In the post-covid postmodern cyberpunk pastiche that is 2020 just about everybody and their mother has taken to the arts in a last ditch effort to make their hopes and dreams come true. The result of this has been really mixed. On one end of the spectrum there’s high-quality “didn’t bother to write my own music” garbage that low skill non-producers have thrown money at to make their egos feel better. There’s an entire industry that orbits around separating these folks from their hard earned cash. In the middle, you have low quality artistic music that actually has real substance. There’s also the low quality, low skilled producers that aren’t “in it to win it” rather they are only in it for fun—to which I say, hell yeah, keep having fun. And finally you have really well produced music that’s artistic AF. This is very rare mythical unicorn that often gets buried under high quality, low skill garbage. This is sadly just the way things are. But hey, when I discover music like this, I am motivated to share it. Enter London’s very own dark synth producer who goes by the moniker “The Unseen.” Since June of 2018 they have been producing delectable and dark music just perfect for a night drive. Their latest “EP”—it’s not an “EP,” this is a fucking album, is entitled “To Where We Roam.” It released on June 19th, 2020 via Bandcamp.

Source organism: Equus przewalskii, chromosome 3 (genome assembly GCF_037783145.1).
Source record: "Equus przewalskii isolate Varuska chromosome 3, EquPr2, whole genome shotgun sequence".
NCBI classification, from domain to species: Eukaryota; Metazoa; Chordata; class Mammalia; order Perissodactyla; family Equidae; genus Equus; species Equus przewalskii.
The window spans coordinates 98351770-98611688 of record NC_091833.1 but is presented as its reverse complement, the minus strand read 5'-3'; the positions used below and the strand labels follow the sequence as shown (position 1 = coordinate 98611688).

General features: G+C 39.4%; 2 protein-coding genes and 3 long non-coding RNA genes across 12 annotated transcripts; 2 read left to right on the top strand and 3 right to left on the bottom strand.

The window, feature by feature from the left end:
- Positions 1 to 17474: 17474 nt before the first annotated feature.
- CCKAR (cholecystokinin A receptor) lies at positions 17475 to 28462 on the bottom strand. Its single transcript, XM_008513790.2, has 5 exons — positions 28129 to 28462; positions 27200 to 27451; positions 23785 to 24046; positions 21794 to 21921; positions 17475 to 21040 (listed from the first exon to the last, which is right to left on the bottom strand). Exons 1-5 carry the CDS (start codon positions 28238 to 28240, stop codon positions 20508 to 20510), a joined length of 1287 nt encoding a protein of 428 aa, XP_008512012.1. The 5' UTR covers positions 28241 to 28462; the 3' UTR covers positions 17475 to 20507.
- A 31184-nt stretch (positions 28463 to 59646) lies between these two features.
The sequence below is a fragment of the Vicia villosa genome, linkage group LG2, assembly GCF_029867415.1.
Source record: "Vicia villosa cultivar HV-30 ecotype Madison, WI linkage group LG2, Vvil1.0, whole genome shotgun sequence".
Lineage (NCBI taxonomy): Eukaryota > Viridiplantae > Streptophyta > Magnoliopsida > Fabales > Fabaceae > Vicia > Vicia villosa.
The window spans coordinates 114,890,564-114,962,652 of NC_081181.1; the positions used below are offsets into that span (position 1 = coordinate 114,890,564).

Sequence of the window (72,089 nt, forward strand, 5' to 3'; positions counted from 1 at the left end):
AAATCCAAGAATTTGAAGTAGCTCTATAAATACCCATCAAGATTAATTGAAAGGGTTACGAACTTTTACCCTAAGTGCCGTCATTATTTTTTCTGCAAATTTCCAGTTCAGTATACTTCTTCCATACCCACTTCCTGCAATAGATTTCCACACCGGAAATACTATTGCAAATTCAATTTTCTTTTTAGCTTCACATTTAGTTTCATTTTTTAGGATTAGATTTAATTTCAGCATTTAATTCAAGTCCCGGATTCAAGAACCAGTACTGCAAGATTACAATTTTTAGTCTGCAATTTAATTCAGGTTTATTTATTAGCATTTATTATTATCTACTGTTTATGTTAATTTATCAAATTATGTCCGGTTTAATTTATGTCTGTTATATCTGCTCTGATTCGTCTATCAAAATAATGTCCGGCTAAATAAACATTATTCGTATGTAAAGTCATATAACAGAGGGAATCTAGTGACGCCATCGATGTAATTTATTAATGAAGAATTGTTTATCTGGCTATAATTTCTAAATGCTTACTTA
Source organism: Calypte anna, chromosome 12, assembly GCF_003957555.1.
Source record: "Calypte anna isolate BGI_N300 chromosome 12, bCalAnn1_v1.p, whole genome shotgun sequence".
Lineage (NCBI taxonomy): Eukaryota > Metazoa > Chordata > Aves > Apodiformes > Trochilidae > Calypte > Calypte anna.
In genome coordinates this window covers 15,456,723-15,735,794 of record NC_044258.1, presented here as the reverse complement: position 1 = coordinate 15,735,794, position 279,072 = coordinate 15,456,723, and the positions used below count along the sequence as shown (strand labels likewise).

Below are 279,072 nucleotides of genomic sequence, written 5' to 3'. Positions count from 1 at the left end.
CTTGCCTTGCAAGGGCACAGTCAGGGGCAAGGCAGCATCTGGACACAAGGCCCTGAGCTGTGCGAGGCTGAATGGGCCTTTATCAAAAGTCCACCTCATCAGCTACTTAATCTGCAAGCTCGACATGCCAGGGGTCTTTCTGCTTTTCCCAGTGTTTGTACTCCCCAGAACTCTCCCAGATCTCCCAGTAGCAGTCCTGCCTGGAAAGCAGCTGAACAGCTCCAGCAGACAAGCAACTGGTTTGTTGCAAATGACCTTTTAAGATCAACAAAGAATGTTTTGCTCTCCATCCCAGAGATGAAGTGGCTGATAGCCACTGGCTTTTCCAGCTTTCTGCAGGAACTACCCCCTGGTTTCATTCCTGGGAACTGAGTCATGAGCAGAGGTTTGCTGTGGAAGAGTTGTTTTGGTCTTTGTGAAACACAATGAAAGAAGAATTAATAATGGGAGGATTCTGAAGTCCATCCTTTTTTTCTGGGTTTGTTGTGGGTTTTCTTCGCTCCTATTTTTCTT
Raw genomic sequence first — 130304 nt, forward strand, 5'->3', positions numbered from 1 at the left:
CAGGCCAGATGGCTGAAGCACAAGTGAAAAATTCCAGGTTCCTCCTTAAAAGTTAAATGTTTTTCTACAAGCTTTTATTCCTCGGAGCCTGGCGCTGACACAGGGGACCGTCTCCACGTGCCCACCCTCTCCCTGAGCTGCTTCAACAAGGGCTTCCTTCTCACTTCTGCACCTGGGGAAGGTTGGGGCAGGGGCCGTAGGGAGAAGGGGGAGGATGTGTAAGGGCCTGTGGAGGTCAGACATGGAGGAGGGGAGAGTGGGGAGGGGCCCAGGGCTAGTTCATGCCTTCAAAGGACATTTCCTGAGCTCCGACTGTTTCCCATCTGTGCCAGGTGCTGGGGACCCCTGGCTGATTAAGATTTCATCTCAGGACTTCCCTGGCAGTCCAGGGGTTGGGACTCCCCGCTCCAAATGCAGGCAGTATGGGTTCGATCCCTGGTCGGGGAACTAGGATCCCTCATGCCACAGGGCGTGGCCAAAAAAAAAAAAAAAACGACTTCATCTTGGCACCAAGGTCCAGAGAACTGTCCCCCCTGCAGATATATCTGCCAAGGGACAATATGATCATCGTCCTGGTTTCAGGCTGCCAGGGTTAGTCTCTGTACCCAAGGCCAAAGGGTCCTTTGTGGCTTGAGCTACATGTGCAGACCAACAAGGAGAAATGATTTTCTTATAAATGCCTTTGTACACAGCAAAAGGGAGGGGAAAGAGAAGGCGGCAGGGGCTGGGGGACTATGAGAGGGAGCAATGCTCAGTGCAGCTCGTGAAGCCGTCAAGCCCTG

The cover art for “To Where We Roam” is extremely unorthodox for this type of music. I say this mainly due to it’s color scheme. Just looking at this album, the first thought that comes into my head is that this is going to be something light-hearted and smooth. I mean look at those pastels! Towards the bottom of the image is a figure walking away. They are draped in a scarlet looking robe/blanket/shroud that appears to be swaying slowly in the wind. This is the part of this artwork that is slightly unsettling to look at. There’s mystery there. Right out in the open. Right out in the light. Needless to say, when I pressed play on this album for the first time it wasn’t at all what I was expecting.